QLRA1

Another step is to define ranges for the scale (e.g., 0-5% for Low). Defining the scale reduces subjectivity and drives greater consistency in the ratings.

QLRA2

If the probability or likelihood of a risk is approximately 15%, we assign a probability rating of 5. If the potential impact on the budget or schedule is 55%, we assign an impact rating of 9. The resulting risk score would be 45 (i.e., 5 x 9 = 45).

If stakeholders need objectivity, perform a quantitative risk analysis. Quantitative risk analysis takes more time than qualitative risk analysis. However, this method provides objective information and data for business decisions.

Read: How to Actually Perform a Qualitative Risk Analysis>>

 

My Top 10 Most Popular Blog Posts of 2017

My aim this year was to help more project managers than ever. It happened. Allow me to share the results of my most popular blog posts of 2017.

picture of Harry Hall writing my most popular blog posts of 2017

One of my goals was to have 50,000 people visit the Project Risk Coach website. Thanks to you, I had more than 57,500. Visitors spent an average of 4 minutes and 29 seconds per visit. My visitor traffic continues to grow at a steady pace. I experienced a significant increase in the last quarter of 2017.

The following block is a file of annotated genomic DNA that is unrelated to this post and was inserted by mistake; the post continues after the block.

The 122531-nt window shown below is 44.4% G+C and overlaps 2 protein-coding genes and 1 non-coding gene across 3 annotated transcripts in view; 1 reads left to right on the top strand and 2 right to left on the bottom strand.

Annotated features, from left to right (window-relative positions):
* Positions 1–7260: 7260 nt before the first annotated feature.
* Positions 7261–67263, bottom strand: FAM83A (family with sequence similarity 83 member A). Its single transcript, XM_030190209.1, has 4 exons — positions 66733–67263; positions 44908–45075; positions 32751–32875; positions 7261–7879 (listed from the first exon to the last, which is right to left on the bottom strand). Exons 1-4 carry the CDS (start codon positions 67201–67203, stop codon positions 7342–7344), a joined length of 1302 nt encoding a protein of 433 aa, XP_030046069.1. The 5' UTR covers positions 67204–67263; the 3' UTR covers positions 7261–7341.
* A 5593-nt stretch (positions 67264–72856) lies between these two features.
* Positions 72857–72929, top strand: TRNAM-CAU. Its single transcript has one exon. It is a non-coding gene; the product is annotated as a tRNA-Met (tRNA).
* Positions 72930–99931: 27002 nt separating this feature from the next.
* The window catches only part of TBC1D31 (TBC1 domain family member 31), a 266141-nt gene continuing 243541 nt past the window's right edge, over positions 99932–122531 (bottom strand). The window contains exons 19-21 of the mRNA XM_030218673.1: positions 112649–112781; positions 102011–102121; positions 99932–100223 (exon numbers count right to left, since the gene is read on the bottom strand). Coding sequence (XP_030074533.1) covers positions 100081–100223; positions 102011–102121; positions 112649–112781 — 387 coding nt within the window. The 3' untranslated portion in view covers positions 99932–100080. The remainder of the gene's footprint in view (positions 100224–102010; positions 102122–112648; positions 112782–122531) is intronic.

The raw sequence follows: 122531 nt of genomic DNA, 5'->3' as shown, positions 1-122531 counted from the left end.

YearVisitors
201757,560
201642,000
201533,000
201421,000

Where were the visitors from? Here were the top counties:

  • The United States
  • The United Kingdom
  • Australia
  • India
  • Canada

Most Popular Blog Posts of 2017

You may have noticed that I wrote more about project risk management than ever with a sprinkling of general project management articles. Hopefully, you’ve gained further insights for identifying, evaluating, responding to and controlling your risks.

  1. How to Develop a Project Charter
  2. 7 Things You Ought to Know About Identifying Risks
  3. How to Determine Project Budget Reserves
  4. 7 Ways to Treat Risks
  5. The What, Why, and How of Projects
  6. How to Improve Results With Better Risk Statements
  7. 7 Ways to Identify Risks
  8. How to Think Ahead With a Project Plan
  9. 7 Benefits of Keeping a Project Journal